Prolonging the Fundamental Structure (cont.)
Prolongations of the Fundamental Structure (Bass Prolongations)
The bass line in the foreground can be prolonged by all the same diminutions as the top line, although it tends to be somewhat simpler because of its supporting role.
In the first level middleground the prolongations of the bass line are very limited, only occuring between the initial I and V.
One common way in which the bass can generate longer spans of a piece of music is shown in the example below. The leap from I to V is turned into a rising arpeggiation - Schenker calls this a third-divider because it divides the fifth into two thirds.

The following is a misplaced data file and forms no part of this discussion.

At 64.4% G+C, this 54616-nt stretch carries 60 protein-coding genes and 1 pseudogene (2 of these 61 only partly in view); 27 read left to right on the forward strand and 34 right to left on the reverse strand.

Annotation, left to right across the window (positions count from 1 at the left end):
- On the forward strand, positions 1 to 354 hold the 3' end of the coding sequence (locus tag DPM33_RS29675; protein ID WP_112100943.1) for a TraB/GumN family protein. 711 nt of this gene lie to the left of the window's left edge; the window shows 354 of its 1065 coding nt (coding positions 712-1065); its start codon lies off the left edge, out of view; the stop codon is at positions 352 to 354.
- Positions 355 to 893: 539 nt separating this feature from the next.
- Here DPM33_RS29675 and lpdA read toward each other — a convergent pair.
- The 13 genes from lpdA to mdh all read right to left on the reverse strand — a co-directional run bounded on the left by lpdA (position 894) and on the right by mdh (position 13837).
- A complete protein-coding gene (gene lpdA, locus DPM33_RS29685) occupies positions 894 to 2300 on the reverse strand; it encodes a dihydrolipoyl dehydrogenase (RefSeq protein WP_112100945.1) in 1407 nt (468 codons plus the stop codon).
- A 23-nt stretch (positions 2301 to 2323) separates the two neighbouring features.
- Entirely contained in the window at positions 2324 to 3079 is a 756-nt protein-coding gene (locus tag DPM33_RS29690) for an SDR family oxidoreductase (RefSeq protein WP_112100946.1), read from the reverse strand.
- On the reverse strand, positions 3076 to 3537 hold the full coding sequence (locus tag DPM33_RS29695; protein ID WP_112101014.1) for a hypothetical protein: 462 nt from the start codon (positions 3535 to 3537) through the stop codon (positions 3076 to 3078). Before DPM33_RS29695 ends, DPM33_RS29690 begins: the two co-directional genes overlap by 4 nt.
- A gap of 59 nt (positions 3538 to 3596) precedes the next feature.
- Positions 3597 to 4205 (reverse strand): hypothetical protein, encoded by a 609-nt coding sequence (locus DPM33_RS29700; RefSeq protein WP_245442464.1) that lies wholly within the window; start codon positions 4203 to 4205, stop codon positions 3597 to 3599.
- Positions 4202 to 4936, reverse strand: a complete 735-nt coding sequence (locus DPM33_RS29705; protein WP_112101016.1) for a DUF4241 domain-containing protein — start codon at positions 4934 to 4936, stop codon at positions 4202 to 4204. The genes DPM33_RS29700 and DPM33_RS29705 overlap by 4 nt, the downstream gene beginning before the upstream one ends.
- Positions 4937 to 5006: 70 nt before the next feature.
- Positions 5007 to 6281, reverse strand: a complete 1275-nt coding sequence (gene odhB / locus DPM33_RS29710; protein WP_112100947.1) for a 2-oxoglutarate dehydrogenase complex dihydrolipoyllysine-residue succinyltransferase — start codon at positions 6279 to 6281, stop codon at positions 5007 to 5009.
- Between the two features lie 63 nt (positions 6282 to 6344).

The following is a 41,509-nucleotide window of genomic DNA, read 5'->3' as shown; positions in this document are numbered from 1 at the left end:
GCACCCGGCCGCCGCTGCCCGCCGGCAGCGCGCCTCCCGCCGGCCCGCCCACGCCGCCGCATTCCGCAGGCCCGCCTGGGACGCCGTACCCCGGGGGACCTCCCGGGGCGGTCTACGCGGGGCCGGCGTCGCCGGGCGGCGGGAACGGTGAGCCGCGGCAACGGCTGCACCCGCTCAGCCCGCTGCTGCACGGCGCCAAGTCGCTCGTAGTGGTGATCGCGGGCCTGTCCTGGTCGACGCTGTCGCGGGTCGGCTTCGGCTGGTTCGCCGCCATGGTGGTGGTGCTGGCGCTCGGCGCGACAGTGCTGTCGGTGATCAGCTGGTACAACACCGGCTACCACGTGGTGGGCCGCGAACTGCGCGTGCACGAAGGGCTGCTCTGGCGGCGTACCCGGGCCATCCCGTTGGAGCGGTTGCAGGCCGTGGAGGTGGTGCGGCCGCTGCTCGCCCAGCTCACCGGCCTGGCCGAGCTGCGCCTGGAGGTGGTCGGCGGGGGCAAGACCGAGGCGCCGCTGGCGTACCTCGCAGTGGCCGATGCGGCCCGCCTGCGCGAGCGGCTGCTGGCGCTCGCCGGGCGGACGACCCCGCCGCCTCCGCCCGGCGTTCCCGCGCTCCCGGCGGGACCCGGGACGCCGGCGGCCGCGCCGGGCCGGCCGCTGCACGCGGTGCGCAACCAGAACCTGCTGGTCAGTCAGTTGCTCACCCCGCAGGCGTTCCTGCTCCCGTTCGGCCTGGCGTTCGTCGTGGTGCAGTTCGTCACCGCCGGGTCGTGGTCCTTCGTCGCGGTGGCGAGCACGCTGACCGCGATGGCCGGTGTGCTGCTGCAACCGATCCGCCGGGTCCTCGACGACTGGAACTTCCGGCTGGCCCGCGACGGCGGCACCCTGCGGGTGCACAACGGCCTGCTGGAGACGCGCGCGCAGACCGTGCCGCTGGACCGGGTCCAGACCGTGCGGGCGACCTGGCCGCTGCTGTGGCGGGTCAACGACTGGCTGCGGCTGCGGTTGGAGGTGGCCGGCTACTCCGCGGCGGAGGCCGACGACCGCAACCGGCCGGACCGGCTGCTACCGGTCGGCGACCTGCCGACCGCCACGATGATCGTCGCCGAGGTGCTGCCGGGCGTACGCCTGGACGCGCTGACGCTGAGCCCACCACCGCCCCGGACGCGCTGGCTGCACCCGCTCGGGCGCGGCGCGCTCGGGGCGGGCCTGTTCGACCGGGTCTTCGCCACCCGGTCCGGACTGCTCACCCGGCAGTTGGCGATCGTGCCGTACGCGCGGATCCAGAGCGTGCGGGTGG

The first example creates a first inversion tonic chord which does not give much scope for extended prolongation but in the second example the E becomes a scale step creating the opportunity for a section in E major. This is particularly common in the minor where III is the relative major.
The thirds either side of divider can be filled in with passing notes or the bass may consist of just scale step II or IV. Schenker lists the possible permutations in Figure 15 of Free Composition, the example below shows just one of the many listed here.
Back to Guide
On to How to do a Schenkerian Analysis